Who the "family friendly" budget forgot


temperance
#1
Nearly 60 percent of families won't be eligible for tax credits in budget.

Dateline: Tuesday, March 27, 2007

by Armine Yalnizyan
The new message Canadians are sending their politicians is very clearly about better access to services, not tax cuts.
The Harper government wants you to believe that average families are squarely at the centre of their budget spending this year.
Before you celebrate this "something for everyone" approach to politics, consider this: A striking number of Canadians actually won't benefit from much of what is promised in this budget.
Most Canadian tax filers 59 percent report incomes of less than $30,000. Most of them will not be eligible for this budget's billions in promised tax credits.
86 percent of Canadians want the government to reduce the growing income gap.

Why? Revenue Canada statistics show people with incomes of less than $30,000 make up 99 percent of those who pay no taxes 7.3 million tax filers. Tax credits don't reach people who don't pay taxes.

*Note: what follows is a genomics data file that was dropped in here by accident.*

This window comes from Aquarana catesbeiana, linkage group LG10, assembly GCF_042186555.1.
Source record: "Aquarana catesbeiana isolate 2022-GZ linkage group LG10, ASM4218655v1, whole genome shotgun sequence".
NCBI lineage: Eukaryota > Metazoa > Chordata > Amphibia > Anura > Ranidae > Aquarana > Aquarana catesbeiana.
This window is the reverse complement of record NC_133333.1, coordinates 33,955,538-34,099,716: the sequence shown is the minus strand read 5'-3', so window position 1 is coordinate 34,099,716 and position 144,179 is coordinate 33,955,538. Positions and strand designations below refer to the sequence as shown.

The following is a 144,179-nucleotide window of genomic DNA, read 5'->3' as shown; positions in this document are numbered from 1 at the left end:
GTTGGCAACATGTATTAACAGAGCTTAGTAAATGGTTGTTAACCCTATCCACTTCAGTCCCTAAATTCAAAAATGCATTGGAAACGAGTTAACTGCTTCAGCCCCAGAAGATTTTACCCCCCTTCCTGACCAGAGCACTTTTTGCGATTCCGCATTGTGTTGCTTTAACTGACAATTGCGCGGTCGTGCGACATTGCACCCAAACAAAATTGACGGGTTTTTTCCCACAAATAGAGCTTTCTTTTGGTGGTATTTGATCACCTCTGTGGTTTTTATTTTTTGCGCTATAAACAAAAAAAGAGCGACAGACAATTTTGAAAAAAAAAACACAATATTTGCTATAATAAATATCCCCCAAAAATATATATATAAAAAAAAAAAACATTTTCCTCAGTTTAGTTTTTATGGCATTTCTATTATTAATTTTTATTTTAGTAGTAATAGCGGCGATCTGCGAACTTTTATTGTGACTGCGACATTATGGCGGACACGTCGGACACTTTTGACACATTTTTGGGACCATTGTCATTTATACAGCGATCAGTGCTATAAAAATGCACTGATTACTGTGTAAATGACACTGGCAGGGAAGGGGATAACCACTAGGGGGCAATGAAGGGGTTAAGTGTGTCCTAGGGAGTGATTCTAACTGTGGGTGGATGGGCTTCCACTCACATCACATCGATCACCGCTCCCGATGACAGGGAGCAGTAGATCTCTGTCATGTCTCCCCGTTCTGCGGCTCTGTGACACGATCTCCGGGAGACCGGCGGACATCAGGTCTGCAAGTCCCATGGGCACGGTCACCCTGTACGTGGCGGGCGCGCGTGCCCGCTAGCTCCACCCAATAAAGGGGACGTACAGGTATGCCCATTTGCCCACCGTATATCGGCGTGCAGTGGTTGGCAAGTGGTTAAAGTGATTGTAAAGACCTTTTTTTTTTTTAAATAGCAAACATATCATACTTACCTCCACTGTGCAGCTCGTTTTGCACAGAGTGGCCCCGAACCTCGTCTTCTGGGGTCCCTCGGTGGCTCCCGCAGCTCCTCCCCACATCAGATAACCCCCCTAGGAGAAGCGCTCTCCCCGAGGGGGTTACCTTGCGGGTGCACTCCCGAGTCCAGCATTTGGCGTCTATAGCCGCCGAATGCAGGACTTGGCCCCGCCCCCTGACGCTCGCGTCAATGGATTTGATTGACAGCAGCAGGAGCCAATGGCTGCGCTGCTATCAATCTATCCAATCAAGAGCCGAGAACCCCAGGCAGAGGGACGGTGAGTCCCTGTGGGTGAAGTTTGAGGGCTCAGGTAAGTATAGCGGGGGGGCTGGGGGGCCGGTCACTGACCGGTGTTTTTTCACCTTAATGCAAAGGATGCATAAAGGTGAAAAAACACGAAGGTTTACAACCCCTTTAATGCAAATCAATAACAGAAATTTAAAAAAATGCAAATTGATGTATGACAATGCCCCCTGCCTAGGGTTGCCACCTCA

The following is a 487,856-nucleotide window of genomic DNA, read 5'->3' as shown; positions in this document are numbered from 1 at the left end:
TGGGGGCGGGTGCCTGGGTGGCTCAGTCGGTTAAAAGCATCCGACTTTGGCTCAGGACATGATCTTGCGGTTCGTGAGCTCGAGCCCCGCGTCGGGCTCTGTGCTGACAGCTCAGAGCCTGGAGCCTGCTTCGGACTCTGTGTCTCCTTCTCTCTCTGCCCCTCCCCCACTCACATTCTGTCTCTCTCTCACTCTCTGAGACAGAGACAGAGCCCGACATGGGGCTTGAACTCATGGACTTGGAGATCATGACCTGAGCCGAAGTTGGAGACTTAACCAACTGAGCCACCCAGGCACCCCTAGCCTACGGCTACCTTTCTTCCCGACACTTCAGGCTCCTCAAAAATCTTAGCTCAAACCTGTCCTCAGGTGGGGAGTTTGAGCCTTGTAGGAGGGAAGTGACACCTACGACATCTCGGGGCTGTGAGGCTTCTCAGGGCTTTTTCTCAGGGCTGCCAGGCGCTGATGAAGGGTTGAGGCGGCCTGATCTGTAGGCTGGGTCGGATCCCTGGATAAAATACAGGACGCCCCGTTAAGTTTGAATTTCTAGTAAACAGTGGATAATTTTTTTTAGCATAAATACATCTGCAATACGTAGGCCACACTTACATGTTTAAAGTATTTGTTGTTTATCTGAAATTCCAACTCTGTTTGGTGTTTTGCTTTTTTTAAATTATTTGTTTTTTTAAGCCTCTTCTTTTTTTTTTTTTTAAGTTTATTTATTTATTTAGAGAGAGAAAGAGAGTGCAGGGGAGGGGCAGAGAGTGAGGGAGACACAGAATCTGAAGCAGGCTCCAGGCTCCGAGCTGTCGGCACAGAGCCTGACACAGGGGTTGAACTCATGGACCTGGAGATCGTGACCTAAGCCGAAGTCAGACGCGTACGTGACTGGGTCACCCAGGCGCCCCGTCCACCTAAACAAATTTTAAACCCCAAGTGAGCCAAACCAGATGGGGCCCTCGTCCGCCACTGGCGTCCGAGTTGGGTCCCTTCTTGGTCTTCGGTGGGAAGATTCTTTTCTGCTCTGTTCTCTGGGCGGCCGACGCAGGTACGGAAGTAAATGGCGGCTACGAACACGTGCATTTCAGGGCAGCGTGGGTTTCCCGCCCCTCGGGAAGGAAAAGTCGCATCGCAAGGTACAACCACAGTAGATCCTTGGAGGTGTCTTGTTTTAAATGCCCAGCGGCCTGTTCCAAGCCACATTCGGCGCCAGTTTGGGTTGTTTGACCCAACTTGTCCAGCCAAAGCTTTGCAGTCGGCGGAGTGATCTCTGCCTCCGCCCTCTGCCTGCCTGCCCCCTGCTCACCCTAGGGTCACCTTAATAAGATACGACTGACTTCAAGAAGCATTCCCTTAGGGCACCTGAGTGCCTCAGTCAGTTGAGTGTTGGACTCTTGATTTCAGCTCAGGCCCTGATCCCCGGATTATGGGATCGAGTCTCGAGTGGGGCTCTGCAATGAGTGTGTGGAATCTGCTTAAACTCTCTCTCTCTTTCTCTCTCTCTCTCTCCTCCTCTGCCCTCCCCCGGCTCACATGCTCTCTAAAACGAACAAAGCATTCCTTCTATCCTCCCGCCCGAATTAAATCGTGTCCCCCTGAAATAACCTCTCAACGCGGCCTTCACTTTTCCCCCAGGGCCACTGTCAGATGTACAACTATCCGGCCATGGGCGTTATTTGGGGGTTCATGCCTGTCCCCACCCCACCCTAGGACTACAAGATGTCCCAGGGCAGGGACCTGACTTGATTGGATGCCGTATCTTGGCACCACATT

The only income "relief" for this group of voters goes to people who earn more than $3,000 but less than $9,500 in a year (or a family that earns less than $14,500).
The good news is that these people get a $500 benefit. The bad news is, that's the only help on the horizon a measure designed to help encourage those on welfare to join the ranks of the "working poor" offers $1.37 a day.
No Canadian truly believes $1.37 a day can address the real needs of those struggling to pay the rent and feed the kids, let alone put them through school or save for retirement.
Two recent polls, conducted by The Strategic Council and Environics Research, show that tax cuts are widely viewed as yesterday's answer to yesterday's problems.
Canadians see strong economic growth and bulging federal coffers. Sure they'll take a tax cut, but they view social spending as a higher priority to meet today's challenges.
A whopping 86 percent of Canadians told Environics Research they think government should take concrete action to reduce Canada's growing income gap. And they know exactly what they want, for themselves and for society at large.
The new message Canadians are sending their politicians is very clearly about affordability. It's about better access to services, not tax cuts. Most say a few more dollars in the pocket ranks way down the wish list.